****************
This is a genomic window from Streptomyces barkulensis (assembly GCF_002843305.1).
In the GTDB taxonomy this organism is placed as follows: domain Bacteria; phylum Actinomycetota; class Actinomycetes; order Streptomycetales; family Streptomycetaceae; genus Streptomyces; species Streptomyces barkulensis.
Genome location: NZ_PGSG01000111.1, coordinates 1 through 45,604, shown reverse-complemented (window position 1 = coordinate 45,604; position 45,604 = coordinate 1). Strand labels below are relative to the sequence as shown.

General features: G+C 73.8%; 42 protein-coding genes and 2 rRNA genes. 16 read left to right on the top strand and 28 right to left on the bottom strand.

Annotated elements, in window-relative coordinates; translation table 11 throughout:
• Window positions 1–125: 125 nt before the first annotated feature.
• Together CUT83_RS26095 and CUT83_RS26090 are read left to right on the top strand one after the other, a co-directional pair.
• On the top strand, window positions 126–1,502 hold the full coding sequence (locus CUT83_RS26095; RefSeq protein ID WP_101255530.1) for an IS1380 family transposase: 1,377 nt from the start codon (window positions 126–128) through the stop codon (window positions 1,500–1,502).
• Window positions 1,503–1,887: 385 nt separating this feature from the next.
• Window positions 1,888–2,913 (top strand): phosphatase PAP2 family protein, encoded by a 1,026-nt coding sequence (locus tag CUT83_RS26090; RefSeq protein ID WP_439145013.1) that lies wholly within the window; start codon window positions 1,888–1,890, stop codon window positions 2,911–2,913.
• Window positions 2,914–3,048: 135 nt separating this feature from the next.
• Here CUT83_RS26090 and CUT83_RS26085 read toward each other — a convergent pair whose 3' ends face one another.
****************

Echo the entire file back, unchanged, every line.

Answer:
This is a genomic window from Streptomyces barkulensis (assembly GCF_002843305.1).
In the GTDB taxonomy this organism is placed as follows: domain Bacteria; phylum Actinomycetota; class Actinomycetes; order Streptomycetales; family Streptomycetaceae; genus Streptomyces; species Streptomyces barkulensis.
Genome location: NZ_PGSG01000111.1, coordinates 1 through 45,604, shown reverse-complemented (window position 1 = coordinate 45,604; position 45,604 = coordinate 1). Strand labels below are relative to the sequence as shown.

General features: G+C 73.8%; 42 protein-coding genes and 2 rRNA genes. 16 read left to right on the top strand and 28 right to left on the bottom strand.

Annotated elements, in window-relative coordinates; translation table 11 throughout:
• Window positions 1–125: 125 nt before the first annotated feature.
• Together CUT83_RS26095 and CUT83_RS26090 are read left to right on the top strand one after the other, a co-directional pair.
• On the top strand, window positions 126–1,502 hold the full coding sequence (locus CUT83_RS26095; RefSeq protein ID WP_101255530.1) for an IS1380 family transposase: 1,377 nt from the start codon (window positions 126–128) through the stop codon (window positions 1,500–1,502).
• Window positions 1,503–1,887: 385 nt separating this feature from the next.
• Window positions 1,888–2,913 (top strand): phosphatase PAP2 family protein, encoded by a 1,026-nt coding sequence (locus tag CUT83_RS26090; RefSeq protein ID WP_439145013.1) that lies wholly within the window; start codon window positions 1,888–1,890, stop codon window positions 2,911–2,913.
• Window positions 2,914–3,048: 135 nt separating this feature from the next.
• Here CUT83_RS26090 and CUT83_RS26085 read toward each other — a convergent pair whose 3' ends face one another.